The GitHub issue I created for myself was Tap a photo to load it in Apple Photos. It was supposed to be a 10 minute thing. One of those tasks you quickly knock off and then feel good about yourself because you’ve been so productive.

I was pulling photos in from Apple Photos, displaying them in my Mac app, and I wanted to let you re-open a photo in Apple Photos when you tap a photo in my app.

Each photo is represented by PHAsset from PhotoKit which I fetched using its PhotoKit localIdentifier that looks something like E1F92593-2A89-44CA-B4F9-5C586A2EEE14/L0/001

guard let asset = PHAsset.fetchAssets(withLocalIdentifiers: [localIdentifier], options: nil).firstObject else {

Many Apple Apps support URL Schemes to let them expose functionality. I was expecting to find a URL scheme like photos://id=E1F92593-2A89-44CA-B4F9-5C586A2EEE14/L0/001 to let me open a photo in Apple Photos.

The first sign of trouble was the Google for open apple photos using phasset … lots of answers, all telling me it wasn’t possible.

Googling open apple photos using phasset

This was further confirmed by the ultimate source of all knowledge:

Using ChatGPT 4 to ask “Using PhotoKit can I open a specific photo in Apple Photos?”

What had started as a simple 10 minute issue, suddenly morphed into a challenge. A day-long challenge: Given a local identifier for a photo from PhotoKit, how can I open that photo in Apple Photos from Swift?

I worked it out in the end, and hunting for the solution was entertaining, taking me back to my 8 bit microcomputer days where breaking the copy-protection (to get infinite lives) on a game I’d bought was more fun than actually playing the game.


I started by opening Apple Photos, then running Activity Monitor, selecting Photos, and tapping the ⓘ at the top, and then tapping Open Files and Ports:

Activity Monitor info button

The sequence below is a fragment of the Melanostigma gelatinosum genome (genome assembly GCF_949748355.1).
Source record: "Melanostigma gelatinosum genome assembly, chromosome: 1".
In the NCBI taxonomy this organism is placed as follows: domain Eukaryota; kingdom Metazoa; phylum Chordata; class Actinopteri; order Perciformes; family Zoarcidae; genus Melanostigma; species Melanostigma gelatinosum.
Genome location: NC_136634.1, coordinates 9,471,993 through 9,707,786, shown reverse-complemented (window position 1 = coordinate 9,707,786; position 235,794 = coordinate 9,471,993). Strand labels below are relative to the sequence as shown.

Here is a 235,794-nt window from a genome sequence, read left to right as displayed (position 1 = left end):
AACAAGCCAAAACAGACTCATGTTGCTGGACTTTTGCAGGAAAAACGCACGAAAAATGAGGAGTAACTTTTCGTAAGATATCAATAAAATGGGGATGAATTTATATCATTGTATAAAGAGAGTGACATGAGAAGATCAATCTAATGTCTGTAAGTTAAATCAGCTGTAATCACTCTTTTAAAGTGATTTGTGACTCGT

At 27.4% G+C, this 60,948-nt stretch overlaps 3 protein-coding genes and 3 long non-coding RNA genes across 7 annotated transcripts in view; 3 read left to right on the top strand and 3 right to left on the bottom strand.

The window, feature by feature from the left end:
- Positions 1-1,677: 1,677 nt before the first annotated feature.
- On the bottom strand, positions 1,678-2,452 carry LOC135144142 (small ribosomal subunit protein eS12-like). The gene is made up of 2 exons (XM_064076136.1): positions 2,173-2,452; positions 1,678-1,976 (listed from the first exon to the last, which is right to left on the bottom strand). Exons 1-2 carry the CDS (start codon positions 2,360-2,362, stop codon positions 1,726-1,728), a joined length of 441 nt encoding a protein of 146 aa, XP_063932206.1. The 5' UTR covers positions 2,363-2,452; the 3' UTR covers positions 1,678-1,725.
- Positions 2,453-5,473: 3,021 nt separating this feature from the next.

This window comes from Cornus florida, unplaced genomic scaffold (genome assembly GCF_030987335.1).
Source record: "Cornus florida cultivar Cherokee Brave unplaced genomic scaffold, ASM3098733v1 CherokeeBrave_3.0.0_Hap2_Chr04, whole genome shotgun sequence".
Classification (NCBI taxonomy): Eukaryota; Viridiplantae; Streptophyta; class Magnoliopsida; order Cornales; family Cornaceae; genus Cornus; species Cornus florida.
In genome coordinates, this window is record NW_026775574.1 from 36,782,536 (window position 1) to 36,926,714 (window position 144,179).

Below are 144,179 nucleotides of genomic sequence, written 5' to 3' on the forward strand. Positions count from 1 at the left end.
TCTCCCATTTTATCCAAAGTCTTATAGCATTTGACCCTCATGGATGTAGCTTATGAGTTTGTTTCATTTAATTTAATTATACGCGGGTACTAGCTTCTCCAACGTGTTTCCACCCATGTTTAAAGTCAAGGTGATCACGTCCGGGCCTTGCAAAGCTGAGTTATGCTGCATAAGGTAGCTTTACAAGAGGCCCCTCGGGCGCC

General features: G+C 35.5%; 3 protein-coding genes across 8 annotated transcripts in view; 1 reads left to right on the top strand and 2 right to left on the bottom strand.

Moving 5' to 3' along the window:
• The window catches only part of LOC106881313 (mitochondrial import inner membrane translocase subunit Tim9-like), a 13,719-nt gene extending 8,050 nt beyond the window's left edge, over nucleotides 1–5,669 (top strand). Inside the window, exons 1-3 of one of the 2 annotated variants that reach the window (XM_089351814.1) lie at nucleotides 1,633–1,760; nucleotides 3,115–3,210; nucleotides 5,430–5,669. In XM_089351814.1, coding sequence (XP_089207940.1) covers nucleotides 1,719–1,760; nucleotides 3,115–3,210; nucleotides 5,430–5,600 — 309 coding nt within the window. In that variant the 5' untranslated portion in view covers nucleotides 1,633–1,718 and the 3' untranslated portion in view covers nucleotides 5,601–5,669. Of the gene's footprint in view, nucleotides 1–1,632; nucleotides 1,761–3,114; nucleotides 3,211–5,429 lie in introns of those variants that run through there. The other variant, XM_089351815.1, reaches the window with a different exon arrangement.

Activity Monitor Open Files and Ports

Nothing there caught my eye.

Next I dumped the strings from the Photos app using the strings terminal command:

strings /System/Applications/


Searching that file for “://“ (to find URL Schemes) turned up:


Going to Safari and entering photos://album?name=favorites works! I can go to favorites. I’d really like to hear the story behind photos:testing/Monkey

This looked interesting but still nothing looked like a URL that might open a specific photo.

Next I decided to look into the photo widget that runs on the Mac.

Widgets running on Mac

On the right is a photo widget. If I tap it, it opens that photo in Apple Photos …

Once again I went to Activity Monitor, this time I selected PhotosReliveWidget and tapped the (i) at the top, tapped on Open Files and Ports and saw that it included Users/damian/Library/Containers/

Photo Widget open files and ports

The first entry looked interesting, so I opened that folder in Finder, and digging around I found various …chrono-timeline files…

Photo Widget chrono timeline files

I opened the one under timelines in Visual Studio code, accepted the warning that it was a binary file, and struck pay dirt:

VS Code opening the chrono file

Here was a string that looks like it opens a photo: photos:albums?albumUuid=C82E5B43-C2D1-479D-93B4-E33E3836A1EC&assetUuid=5860425A-1CFD-45CB-98D1-F862AA40437B&source=widget

How to use it? I could not open it from Safari…

Trying to open photos:albums? URL in Safari didn’t work

I tried using the open command line command:

open "photos:albums?albumUuid=C82E5B43-C2D1-479D-93B4-E33E3836A1EC&assetUuid=5860425A-1CFD-45CB-98D1-F862AA40437B&source=widget"

That worked!

Photos app opening the specified photo

A little more spelunking and, by getting the album representing your main photo library, I could now generate a URL that I can use in a SwiftUI Link:

// Fetch the PHAsset corresponding to the photo
guard let asset = PHAsset.fetchAssets(
    withLocalIdentifiers: [localIdentifier],
    options: nil
).firstObject else {

// Get the id of the photo libary album
let collections = PHAssetCollection.fetchAssetCollections(
    with: .smartAlbum,
    subtype: .smartAlbumUserLibrary,
    options: nil)
if let albumId = collections.firstObject?.localIdentifier {
    // Util function to trim unwanted stuff from local identifer
    func trim(_ string: String) -> String.SubSequence {
        string.prefix(while: {$0 != "/"})
    // Assign the URL that can be used to open the photo
    // in Apple Photos
    linkURL = URL(string: "photos:albums?albumUuid=\(trim(albumId))&assetUuid=\(trim(asset.localIdentifier))")

I remove the slash and what comes after it from the localIdentifiers (E1F92593-2A89-44CA-B4F9-5C586A2EEE1 /L0/001) for the photo and the library album, which I can then consume in SwiftUI:

if let linkURL = viewModel.linkURL {
    Link(destination: linkURL, label: {
        Image(nsImage: image)
            .aspectRatio(contentMode: .fit)

Now I can tap my photos to open them in Apple Photos.

Whether Apple approves my app into the App Store, and whether this technique continues to work remains to be seen. It is totally undocumented and likely to break at some point.

But it works for now!

Kind comments and feedback are welcome